A southern wind drifted in from across the bay, bringing with it the underlying scent of salt and fish. It stirred the drapes around the edge of the balcony entrance, and gently caressed the two tangled bodies that lay half-covered by the thin linen sheets.
“You realize we’re dead men if Hisbral finds out,” the left-most of the pair said, chuckling softly. He appeared to be in his mid-forties, curling brown hair and stubbled beard with a frame that at one time was well-muscled but in recent years had been softened by less physical work. Scars criss-crossed the pale flesh of his back, chest, ribs, and torso.
The second man smiled as he closed his eyes and stretched, his dark-toned and unmarked flesh contrasting against the white of the sheets. “Because I’m an Islander, or because I’m spoken for?”
“Both”. The first man reached out and playfully smacked his companion on the flank, his whiter flesh stark against the darker of his partner.
The second man’s smile faded slowly and his voice took on a serious tone. “Things have changed, Ian.” He sat up abruptly, and placed a hand on his lover’s shoulder. “I know you mean well, but you don’t know what it is like out there for my people right now.”
Ian’s face clouded, his brow furrowing. “I’m not blind, Pascal.”
The Islander smiled again. “Don’t take offence.” His hand caressed Ian’s stubbled jawline. “I merely meant that seeing is not the same as living it. The constant threats. The fears. We may not have the markings of Sunaria on our flesh, but the implications are there when people see us walking down the streets. Foreigner. Stranger. From across the water. Not to be trusted.”
“The War has taken its toll on far too many liberties.” Ian grunted slightly as he pushed himself out of bed. He walked over to the cabinet on the far side of the room and chose a bottle out of several, then filled two glasses halfway full. The sharp scent of brandy wafted upwards. “These damned socialites living their cushioned existences. They would shit themselves at breakfast if they knew what was really going on across the sea.” He returned to the bed and handed one of the glasses to Pascal.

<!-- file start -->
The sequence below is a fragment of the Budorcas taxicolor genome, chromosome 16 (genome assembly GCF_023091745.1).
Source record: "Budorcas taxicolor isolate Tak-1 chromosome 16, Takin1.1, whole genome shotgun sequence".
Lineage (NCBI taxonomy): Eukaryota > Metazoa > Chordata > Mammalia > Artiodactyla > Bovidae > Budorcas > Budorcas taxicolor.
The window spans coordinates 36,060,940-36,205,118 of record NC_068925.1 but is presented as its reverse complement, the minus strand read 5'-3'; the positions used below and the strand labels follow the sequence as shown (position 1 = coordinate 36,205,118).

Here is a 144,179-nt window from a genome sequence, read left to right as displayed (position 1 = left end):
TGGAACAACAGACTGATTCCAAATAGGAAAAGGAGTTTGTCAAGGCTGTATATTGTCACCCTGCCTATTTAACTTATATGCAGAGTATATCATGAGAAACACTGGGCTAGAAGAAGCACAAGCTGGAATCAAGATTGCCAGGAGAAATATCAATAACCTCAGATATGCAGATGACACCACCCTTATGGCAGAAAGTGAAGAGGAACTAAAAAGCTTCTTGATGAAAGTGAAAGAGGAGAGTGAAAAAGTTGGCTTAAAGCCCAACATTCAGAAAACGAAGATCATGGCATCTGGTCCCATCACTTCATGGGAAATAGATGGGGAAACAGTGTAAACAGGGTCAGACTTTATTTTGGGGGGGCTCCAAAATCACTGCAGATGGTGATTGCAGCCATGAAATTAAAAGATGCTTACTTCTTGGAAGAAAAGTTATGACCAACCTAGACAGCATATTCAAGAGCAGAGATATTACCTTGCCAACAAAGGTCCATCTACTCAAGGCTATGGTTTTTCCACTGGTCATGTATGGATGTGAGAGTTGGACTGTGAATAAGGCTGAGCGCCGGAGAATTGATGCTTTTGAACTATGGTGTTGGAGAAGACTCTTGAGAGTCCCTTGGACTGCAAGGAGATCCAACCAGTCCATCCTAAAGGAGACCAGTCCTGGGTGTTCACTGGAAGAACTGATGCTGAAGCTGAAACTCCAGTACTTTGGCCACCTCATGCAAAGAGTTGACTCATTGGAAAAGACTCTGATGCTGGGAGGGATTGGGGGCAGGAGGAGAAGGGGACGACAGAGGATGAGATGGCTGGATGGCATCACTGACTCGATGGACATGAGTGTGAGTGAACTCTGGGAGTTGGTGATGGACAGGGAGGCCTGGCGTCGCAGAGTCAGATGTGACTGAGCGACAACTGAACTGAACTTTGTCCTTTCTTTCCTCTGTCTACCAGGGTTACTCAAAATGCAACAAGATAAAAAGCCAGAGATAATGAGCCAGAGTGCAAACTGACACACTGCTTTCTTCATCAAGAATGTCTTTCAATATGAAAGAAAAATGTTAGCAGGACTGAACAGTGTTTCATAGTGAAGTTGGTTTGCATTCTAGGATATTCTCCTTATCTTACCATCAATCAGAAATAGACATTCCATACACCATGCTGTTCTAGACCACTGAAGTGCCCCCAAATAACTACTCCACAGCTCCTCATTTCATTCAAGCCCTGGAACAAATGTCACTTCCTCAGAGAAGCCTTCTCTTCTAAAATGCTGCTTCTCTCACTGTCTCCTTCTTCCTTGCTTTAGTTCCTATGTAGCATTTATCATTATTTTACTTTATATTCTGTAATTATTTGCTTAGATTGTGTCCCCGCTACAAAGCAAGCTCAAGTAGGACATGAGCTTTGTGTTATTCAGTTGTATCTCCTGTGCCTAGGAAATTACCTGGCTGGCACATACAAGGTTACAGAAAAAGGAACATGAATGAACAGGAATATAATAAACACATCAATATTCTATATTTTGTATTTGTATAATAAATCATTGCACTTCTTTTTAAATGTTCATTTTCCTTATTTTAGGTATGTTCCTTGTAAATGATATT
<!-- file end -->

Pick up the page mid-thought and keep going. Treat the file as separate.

The Islander accepted and took a long swallow, closing his eyes briefly as he savored the drink. “And that is why we must be careful. They may not know, but half-truths and rumors do more harm than good, and right now anyone not Lucimian is potentially an enemy in the eyes of the common people.”
The lighter-skinned man swirled the liquid in his glass, staring at it in the faint moonlight for several moments. A brief flash of memory stirred, blood and sand and hot steel, flashes of lightning in a clear sky, men and horses alike cloven in two, the sharp scent of charred flesh still acidic even in memory. “War changes everything,” he muttered. He tossed the brandy back and drained it in a single swallow.
Pascal did not reply, merely sipped his own in silence.
Ian’s gaze roamed out towards the water. He placed his empty glass on the table next to the bed and strode out onto the balcony, leaning against the railing as he looked over Fingil Bay. There were hundreds of ships docked below, from merchants and river vessels prepping for travel up the Whitemist River, to several war galleons from the Royal Navy. They moved eerily on the water in the dead of night, lanterns aglow here and there with randomness, bobbing to and fro with the ebb and flow of the water and the wind.
His gaze slid from the war ships up towards the palace, high above the rest of the city near the top of the hill that sloped down to the bay. It glowed faintly in the night as all Dwearhe-hewn stone from the Rithcullmarin Mountains did, a soft orange-rose hue that tinted the creamy white stone in the darkness. Did the royals sleep sound at night, behind those walls? Were they somehow protected from the deaths of those across the seas? Or were their dreams as plagued as the rest of humanity? A scar on his left arm twitched suddenly, and he grimaced as the too-familiar imagery flashed again before his eyes: the blazing sun in an ever-cloudless sky, high against the dunes, the sand burning through his boots. Blood, sweat, the searing heat of his flaming blade as it cut, the lifeless eyes behind countless scarred and tattooed faces, the screams as the emerald flames cut them from the thread of existence. The faces of his dreams. He shivered and shook his head to clear the memory.